This is the story of a new science. Beginning with an obscure discovery in 1896, radioactivity led researchers on a quest for understanding that ultimately confronted the intersection of knowledge and mystery.
Mysterious from the start, radioactivity attracted researchers who struggled to understand it. What caused certain atoms to give off invisible, penetrating rays? Where did the energy come from? These questions became increasingly pressing when researchers realized the process seemed to continue indefinitely, producing huge quantities of energy. Investigators found cases where radioactivity did change, forcing them to the startling conclusion that radioactive bodies were transmuting into other substances. Chemical elements were not immutable after all. Radioactivity produced traces of matter so minuscule and evanescent that researchers had to devise new techniques and instruments to investigate them.
Scientists in many countries, but especially in laboratories in Paris, Manchester, and Vienna unraveled the details of radioactive transformations. They created a new science with specialized techniques, instruments, journals, and international conferences. Women entered the field in unprecedented numbers. Experiments led to revolutionary ideas about the atom and speculations about atomic energy. The excitement spilled over to the public, who expected marvels and miracles from radium, a scarce element discovered solely by its radioactivity. The new phenomenon enkindled the imagination and awakened ancient themes of literature and myth.
Entrepreneurs created new industries, and physicians devised novel treatments for cancer. Radioactivity gave archaeologists methods for dating artifacts and meteorologists a new explanation for the air's conductivity. Their explorations revealed a mysterious radiation from space. Radioactivity profoundly changed science, politics, and culture. The field produced numerous Nobel Prize winners, yet radioactivity's talented researchers could not solve the mysteries underlying the new phenomenon. That was left to a new generation and a new way of thinking about reality.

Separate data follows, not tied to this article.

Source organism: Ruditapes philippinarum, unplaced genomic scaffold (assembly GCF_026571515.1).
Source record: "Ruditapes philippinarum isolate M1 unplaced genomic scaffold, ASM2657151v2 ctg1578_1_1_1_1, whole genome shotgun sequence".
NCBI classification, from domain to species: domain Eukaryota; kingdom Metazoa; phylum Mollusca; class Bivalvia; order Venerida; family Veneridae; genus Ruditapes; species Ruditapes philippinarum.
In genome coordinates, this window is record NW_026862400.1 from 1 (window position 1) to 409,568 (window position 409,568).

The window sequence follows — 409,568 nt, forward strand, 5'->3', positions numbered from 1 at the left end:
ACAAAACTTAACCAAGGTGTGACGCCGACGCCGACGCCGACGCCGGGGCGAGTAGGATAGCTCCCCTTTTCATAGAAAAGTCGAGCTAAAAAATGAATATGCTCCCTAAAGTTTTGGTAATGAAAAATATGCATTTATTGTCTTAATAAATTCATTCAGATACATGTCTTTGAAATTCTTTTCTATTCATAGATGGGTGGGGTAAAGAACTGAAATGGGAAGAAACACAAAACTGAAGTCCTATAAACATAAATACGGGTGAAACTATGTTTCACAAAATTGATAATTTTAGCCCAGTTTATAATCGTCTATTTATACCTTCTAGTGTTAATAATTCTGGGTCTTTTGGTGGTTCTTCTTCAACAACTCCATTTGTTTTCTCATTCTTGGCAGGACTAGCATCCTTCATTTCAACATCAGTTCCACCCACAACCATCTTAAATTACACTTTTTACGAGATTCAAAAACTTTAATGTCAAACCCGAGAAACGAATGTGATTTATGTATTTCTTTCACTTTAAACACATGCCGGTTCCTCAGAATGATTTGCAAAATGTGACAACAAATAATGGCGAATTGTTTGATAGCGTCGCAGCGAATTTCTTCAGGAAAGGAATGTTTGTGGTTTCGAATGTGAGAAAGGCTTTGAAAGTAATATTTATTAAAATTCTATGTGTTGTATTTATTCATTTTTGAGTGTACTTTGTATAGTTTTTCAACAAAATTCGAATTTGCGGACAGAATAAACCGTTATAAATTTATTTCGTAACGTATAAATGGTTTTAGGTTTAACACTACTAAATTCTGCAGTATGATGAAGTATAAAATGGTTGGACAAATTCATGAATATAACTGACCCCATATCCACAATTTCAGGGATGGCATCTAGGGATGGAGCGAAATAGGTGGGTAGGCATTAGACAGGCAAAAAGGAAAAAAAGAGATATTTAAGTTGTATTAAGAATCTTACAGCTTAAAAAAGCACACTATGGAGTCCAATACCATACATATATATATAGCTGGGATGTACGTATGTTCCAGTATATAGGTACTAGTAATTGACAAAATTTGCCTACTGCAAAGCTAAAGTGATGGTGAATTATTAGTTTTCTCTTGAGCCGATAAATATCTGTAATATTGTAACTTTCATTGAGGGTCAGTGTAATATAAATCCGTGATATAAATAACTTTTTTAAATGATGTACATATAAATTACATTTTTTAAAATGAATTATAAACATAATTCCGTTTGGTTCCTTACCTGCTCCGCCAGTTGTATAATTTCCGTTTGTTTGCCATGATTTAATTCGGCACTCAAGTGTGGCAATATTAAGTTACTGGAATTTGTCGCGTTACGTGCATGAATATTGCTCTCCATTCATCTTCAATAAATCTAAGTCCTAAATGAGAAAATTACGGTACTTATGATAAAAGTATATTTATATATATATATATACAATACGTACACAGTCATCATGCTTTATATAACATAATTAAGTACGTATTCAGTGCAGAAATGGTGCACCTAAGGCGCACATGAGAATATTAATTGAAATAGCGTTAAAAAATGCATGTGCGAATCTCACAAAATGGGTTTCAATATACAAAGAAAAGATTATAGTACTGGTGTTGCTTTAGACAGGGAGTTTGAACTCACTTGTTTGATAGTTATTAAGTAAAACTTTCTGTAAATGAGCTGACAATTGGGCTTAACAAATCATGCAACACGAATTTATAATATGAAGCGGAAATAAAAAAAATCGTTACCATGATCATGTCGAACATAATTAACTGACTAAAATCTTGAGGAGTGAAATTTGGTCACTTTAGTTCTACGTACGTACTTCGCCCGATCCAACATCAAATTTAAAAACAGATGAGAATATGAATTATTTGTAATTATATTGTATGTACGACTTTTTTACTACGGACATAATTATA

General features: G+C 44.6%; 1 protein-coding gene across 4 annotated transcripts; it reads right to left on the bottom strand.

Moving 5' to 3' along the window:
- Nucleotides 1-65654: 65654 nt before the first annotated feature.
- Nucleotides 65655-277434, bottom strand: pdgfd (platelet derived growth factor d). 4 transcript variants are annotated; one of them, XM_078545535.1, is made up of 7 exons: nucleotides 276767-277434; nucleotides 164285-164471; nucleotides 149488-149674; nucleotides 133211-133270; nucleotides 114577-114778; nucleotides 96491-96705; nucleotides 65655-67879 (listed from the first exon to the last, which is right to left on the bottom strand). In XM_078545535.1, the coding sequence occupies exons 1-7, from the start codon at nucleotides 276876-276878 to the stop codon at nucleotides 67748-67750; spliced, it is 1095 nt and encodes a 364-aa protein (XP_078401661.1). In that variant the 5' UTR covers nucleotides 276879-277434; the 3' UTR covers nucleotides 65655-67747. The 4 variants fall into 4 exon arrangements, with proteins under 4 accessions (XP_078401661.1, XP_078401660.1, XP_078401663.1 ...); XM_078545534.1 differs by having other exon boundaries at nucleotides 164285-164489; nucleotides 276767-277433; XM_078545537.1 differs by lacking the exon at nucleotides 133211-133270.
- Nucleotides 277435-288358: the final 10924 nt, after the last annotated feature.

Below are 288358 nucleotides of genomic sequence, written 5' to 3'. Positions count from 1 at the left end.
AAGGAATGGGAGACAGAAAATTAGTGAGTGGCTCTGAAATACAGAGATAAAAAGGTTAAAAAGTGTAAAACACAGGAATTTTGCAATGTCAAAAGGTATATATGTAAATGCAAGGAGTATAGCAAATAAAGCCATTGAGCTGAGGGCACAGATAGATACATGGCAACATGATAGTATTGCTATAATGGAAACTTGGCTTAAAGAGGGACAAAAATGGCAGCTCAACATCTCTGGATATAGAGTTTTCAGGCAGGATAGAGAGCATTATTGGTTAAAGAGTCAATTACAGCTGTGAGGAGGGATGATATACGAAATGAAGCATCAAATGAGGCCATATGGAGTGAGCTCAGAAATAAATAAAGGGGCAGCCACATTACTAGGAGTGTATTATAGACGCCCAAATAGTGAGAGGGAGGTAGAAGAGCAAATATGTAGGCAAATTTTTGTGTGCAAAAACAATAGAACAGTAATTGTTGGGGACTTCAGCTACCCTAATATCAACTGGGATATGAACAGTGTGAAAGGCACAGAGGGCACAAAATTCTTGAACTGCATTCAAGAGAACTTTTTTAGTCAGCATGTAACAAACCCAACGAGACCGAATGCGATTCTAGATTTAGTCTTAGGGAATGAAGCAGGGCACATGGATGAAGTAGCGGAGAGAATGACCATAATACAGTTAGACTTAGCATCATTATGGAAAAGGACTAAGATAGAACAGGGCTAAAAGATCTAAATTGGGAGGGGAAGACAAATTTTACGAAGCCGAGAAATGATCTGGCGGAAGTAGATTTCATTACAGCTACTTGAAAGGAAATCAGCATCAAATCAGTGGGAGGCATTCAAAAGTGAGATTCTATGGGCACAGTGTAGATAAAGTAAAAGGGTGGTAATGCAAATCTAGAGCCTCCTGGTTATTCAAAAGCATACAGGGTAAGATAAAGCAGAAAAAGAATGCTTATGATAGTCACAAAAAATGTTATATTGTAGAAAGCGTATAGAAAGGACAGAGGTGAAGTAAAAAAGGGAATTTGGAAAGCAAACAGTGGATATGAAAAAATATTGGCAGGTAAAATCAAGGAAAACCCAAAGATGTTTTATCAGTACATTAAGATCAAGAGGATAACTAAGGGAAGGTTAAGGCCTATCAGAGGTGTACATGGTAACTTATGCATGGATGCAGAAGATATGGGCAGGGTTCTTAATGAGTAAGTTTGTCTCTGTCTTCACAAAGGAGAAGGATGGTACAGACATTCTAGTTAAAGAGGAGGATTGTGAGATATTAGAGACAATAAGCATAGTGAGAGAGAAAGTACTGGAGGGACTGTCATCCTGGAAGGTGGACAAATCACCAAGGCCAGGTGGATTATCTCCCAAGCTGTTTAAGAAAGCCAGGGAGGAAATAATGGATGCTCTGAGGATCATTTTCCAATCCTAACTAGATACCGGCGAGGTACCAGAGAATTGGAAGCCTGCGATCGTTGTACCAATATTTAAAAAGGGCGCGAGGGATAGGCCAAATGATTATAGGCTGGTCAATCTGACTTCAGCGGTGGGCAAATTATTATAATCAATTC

Radioactivity presents this fascinating history in a way that is both accessible and appealing to the general reader. Not merely a historical account, the book examines philosophical issues connected with radioactivity, and relates its topics to broader issues regarding the nature of science.
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Amazon Best Books of the Month, August 2011: From Marie Curie to x-rays to the Manhattan Project, Radioactivity traces the history of atomic physics and its transformation from a fringe science into a field that seized the popular and political imagination with discovery after spectacular discovery. Marjorie C. Malley shows that the discovery of radioactivity had profound consequences besides The Bomb: it allowed women more opportunities to become scientists; it helped doctors treat cancer and diagnose battlefield wounds more effectively; it prompted scientists to reconsider some of the most fundamental rules of physics. And inevitably, it became yet another arena for political gamesmanship during the early 20th century. Like the Very Short Introductions series, Radioactivity is an efficient and straightforward guide to the history of a science whose endpoints are well-known, but whose growth and development have remained underappreciated for a long time. --Darryl CampbellAbout the Author:
Marjorie C. Malley was involved with science and mathematics education for many years, including teaching, curriculum development, and consulting. Her publications include articles on radioactivity, luminescence, the nature and history of science, and biographical subjects. Dr. Malley was a member of the review panel for the National History Standards and is a past chair of the Education Committee of the History of Science Society.
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